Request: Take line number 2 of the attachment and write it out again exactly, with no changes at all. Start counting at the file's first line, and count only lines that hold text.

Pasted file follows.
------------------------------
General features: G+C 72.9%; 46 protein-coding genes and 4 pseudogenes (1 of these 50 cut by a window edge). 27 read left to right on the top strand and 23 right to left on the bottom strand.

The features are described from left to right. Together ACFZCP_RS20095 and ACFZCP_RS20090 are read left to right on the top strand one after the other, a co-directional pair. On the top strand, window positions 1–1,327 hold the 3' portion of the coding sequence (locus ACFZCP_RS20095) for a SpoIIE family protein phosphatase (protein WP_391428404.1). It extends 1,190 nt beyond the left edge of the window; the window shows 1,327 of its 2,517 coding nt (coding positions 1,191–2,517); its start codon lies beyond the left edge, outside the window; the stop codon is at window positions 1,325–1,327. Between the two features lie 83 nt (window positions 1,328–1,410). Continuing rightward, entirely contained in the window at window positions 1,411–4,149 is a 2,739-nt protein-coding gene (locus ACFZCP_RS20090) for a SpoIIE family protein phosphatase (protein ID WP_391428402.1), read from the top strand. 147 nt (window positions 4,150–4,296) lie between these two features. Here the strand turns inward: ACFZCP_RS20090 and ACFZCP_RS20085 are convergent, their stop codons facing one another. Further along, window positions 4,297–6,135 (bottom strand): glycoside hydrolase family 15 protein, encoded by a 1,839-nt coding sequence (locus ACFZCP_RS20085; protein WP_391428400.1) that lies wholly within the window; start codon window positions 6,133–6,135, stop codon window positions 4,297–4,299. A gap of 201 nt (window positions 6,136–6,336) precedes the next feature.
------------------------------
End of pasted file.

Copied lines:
The features are described from left to right. Together ACFZCP_RS20095 and ACFZCP_RS20090 are read left to right on the top strand one after the other, a co-directional pair. On the top strand, window positions 1–1,327 hold the 3' portion of the coding sequence (locus ACFZCP_RS20095) for a SpoIIE family protein phosphatase (protein WP_391428404.1). It extends 1,190 nt beyond the left edge of the window; the window shows 1,327 of its 2,517 coding nt (coding positions 1,191–2,517); its start codon lies beyond the left edge, outside the window; the stop codon is at window positions 1,325–1,327. Between the two features lie 83 nt (window positions 1,328–1,410). Continuing rightward, entirely contained in the window at window positions 1,411–4,149 is a 2,739-nt protein-coding gene (locus ACFZCP_RS20090) for a SpoIIE family protein phosphatase (protein ID WP_391428402.1), read from the top strand. 147 nt (window positions 4,150–4,296) lie between these two features. Here the strand turns inward: ACFZCP_RS20090 and ACFZCP_RS20085 are convergent, their stop codons facing one another. Further along, window positions 4,297–6,135 (bottom strand): glycoside hydrolase family 15 protein, encoded by a 1,839-nt coding sequence (locus ACFZCP_RS20085; protein WP_391428400.1) that lies wholly within the window; start codon window positions 6,133–6,135, stop codon window positions 4,297–4,299. A gap of 201 nt (window positions 6,136–6,336) precedes the next feature.